The present work "Satan Unrepentant" takes a different approach, but in contrast to what Phillip Ellis said in the passage from his essay that I quoted above, I do choose to interpret this poem as being influenced by CAS' personal worldview.  For example, these lines are clearly spoken by the character of Satan:

All tyrants fear whom they may not destroy,
And I, that am of essence one with His,
Though less in measure, He may not destroy,
And but withstands in gulfs of dark suspense,
A secret dread for ever: for God knows
This quiet will irrevocably set
Against His own, and this my prime revolt
Yet stubborn, and confirmed eternally.

As with the rest of the poem, the tone here is all defiance and subversion, specifically against God.  Outside of his poetry, I have read a sampling of CAS' letters and essays, and in all of those he expresses a strong spirit of resistance to modernism, industrialism, and the madness of the crowd.  So by extension, it is no surprise that CAS would sympathize with a character like Satan, at least that part of his nature embodied by the rebellious fallen angel immortalized by John Milton.  And in this poem "Satan Unrepentant" I detect a note of communion between CAS and his character, given that both parties are rebelling against powerful forces that they probably have no real hope of ever vanquishing.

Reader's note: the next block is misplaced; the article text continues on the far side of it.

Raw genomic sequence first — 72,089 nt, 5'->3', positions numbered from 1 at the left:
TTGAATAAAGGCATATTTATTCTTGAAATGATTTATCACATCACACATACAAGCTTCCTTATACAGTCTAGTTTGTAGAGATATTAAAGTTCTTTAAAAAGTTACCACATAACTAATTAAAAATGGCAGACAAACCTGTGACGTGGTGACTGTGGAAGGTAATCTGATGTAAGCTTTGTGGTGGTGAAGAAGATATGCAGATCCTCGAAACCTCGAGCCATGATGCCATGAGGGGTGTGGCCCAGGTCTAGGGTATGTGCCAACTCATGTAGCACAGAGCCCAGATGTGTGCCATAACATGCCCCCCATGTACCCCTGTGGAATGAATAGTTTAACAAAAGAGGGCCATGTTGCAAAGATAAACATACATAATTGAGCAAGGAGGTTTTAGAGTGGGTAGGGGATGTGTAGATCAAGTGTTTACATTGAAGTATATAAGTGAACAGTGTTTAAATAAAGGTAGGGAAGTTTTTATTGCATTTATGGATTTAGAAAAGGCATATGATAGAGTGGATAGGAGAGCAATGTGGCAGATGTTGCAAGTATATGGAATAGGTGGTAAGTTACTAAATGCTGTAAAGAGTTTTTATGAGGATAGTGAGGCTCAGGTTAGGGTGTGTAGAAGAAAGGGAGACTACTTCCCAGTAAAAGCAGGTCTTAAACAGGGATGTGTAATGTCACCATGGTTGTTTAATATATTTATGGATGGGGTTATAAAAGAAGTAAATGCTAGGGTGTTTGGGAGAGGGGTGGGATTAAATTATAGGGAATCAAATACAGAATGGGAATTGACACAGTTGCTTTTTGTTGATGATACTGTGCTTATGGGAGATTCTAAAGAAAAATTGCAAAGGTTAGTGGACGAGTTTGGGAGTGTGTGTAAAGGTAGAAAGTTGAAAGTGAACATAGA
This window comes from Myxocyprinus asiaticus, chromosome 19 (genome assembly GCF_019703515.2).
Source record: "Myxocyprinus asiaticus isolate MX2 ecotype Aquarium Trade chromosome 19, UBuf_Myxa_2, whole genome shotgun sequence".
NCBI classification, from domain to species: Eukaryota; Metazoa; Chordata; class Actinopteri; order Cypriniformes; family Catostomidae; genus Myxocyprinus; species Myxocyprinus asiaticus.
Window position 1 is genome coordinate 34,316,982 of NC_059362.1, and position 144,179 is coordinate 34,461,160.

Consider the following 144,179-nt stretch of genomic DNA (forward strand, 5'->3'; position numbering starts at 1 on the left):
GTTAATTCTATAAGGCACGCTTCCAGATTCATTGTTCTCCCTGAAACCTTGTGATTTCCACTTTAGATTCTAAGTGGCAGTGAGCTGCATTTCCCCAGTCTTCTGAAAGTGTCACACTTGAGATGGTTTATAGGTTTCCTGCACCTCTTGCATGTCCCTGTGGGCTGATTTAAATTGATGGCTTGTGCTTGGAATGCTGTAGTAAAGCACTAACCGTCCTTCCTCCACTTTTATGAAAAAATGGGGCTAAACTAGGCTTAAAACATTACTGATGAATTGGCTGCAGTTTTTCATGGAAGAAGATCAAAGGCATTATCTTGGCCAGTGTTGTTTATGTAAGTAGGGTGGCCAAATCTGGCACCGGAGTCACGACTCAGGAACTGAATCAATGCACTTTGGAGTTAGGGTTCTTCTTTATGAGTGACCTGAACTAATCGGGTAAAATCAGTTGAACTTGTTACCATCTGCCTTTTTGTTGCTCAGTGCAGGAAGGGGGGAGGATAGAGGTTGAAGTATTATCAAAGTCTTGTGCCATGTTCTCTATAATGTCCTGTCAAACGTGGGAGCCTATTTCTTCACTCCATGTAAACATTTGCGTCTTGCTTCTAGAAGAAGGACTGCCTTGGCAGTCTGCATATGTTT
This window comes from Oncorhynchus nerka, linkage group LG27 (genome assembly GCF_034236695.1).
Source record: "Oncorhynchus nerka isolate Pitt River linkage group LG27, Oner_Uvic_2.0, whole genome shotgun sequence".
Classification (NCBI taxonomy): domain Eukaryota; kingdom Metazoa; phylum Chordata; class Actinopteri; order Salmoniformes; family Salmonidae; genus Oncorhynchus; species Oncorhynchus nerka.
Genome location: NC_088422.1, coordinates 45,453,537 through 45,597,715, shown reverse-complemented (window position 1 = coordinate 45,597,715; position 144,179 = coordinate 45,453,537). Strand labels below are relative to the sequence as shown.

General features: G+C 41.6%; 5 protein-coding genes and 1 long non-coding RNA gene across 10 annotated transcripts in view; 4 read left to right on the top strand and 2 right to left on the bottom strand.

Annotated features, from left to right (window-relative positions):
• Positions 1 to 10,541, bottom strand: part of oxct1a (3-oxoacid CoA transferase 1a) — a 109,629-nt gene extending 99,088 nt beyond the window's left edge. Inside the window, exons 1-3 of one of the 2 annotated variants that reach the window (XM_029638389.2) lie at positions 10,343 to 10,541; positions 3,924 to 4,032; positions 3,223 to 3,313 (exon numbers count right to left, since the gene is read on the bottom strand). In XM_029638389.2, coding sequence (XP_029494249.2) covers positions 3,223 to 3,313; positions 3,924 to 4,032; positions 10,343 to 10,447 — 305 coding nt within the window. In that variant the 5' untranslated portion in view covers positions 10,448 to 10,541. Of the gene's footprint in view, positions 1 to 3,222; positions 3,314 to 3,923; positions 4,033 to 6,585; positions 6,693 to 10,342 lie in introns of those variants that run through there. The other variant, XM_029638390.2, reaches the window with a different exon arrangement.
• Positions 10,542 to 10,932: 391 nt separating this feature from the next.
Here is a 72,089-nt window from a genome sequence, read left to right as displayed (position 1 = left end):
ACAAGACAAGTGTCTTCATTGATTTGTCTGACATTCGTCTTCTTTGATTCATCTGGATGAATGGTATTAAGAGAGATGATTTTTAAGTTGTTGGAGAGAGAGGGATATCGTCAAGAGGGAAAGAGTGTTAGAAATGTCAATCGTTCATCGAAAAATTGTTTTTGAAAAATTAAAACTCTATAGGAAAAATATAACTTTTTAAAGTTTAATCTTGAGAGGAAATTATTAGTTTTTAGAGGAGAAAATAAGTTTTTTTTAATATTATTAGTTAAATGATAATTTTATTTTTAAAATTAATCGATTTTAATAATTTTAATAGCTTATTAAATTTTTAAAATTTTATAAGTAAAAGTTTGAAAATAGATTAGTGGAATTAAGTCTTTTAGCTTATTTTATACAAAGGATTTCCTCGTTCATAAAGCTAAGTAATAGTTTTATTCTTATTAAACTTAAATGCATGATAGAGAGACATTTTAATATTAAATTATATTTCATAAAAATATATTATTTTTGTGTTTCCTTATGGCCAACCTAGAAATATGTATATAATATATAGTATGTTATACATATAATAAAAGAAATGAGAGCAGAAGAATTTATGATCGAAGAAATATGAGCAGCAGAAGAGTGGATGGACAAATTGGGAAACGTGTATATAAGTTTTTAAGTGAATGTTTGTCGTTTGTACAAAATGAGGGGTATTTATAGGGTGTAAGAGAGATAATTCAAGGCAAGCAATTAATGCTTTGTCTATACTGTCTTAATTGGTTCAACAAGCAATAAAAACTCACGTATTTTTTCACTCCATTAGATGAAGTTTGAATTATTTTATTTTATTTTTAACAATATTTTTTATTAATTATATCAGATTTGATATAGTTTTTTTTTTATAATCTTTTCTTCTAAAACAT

*See letter #53 in The Shadow of the Unattained: The Letters of George Sterling and Clark Ashton Smith published by Hippocampus Press.

**Available in The Freedom of Fantastic Things: Selected Criticism on Clark Ashton Smith from Hippocampus Press.

Saturday, March 9, 2019

The Last Goddess

Read "The Last Goddess" at The Eldritch Dark:

This is love poem as only Clark Ashton Smith (CAS) could write it.  You don't find lines like this just anywhere:

The curls of one were black Circean petals
Of poppies blown by night
In the sad gardens of a sinful star

Three lines packed with mood, imagery, and motion, and that's just a sampling of the complete poem.  

There is an unusual rhyme scheme at work here (I'm not enough of a poetic scholar to name it if it does indeed match a known model).  The irregularity of the rhyme is part of what makes this piece work for me, since more regular rhyme patterns (ABAB or some such) can have a trite feel and sounding if the writer is not very careful with word choices.  By using a sort of staggered rhyme across these eighteen lines, CAS creates a foreword momentum wherein the reader seeks the completion of the rhymes, which has the effect of encouraging the reader to take in the entire poem in an almost single breathless reading (although the generous use of colons and semi-colons does create waypoints).